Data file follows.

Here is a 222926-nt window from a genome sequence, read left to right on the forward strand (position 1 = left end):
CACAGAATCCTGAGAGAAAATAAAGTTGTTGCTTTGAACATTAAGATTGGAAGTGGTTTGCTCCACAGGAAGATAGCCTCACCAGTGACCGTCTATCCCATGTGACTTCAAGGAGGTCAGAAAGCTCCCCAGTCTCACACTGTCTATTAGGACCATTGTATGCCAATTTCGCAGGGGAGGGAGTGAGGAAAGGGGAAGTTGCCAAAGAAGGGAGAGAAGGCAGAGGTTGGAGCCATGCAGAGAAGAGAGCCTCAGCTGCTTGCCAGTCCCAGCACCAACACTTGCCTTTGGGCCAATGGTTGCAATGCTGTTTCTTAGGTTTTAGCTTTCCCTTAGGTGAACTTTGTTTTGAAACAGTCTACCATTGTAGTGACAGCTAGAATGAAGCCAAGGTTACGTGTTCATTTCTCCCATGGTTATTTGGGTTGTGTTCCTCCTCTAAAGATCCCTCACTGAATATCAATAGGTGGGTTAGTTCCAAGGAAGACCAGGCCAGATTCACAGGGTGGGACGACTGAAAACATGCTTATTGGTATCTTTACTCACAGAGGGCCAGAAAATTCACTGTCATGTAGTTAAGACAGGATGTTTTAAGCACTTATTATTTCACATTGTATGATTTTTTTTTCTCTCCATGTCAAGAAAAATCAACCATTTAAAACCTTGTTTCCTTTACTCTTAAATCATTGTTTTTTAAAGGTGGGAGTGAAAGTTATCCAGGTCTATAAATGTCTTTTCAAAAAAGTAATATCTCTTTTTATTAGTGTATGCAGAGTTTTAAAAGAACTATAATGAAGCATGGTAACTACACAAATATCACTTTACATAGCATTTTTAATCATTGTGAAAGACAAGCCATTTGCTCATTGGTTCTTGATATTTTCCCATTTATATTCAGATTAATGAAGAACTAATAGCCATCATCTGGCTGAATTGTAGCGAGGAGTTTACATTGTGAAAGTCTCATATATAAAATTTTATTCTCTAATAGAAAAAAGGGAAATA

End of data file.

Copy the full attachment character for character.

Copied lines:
Here is a 222926-nt window from a genome sequence, read left to right on the forward strand (position 1 = left end):
CACAGAATCCTGAGAGAAAATAAAGTTGTTGCTTTGAACATTAAGATTGGAAGTGGTTTGCTCCACAGGAAGATAGCCTCACCAGTGACCGTCTATCCCATGTGACTTCAAGGAGGTCAGAAAGCTCCCCAGTCTCACACTGTCTATTAGGACCATTGTATGCCAATTTCGCAGGGGAGGGAGTGAGGAAAGGGGAAGTTGCCAAAGAAGGGAGAGAAGGCAGAGGTTGGAGCCATGCAGAGAAGAGAGCCTCAGCTGCTTGCCAGTCCCAGCACCAACACTTGCCTTTGGGCCAATGGTTGCAATGCTGTTTCTTAGGTTTTAGCTTTCCCTTAGGTGAACTTTGTTTTGAAACAGTCTACCATTGTAGTGACAGCTAGAATGAAGCCAAGGTTACGTGTTCATTTCTCCCATGGTTATTTGGGTTGTGTTCCTCCTCTAAAGATCCCTCACTGAATATCAATAGGTGGGTTAGTTCCAAGGAAGACCAGGCCAGATTCACAGGGTGGGACGACTGAAAACATGCTTATTGGTATCTTTACTCACAGAGGGCCAGAAAATTCACTGTCATGTAGTTAAGACAGGATGTTTTAAGCACTTATTATTTCACATTGTATGATTTTTTTTTCTCTCCATGTCAAGAAAAATCAACCATTTAAAACCTTGTTTCCTTTACTCTTAAATCATTGTTTTTTAAAGGTGGGAGTGAAAGTTATCCAGGTCTATAAATGTCTTTTCAAAAAAGTAATATCTCTTTTTATTAGTGTATGCAGAGTTTTAAAAGAACTATAATGAAGCATGGTAACTACACAAATATCACTTTACATAGCATTTTTAATCATTGTGAAAGACAAGCCATTTGCTCATTGGTTCTTGATATTTTCCCATTTATATTCAGATTAATGAAGAACTAATAGCCATCATCTGGCTGAATTGTAGCGAGGAGTTTACATTGTGAAAGTCTCATATATAAAATTTTATTCTCTAATAGAAAAAAGGGAAATA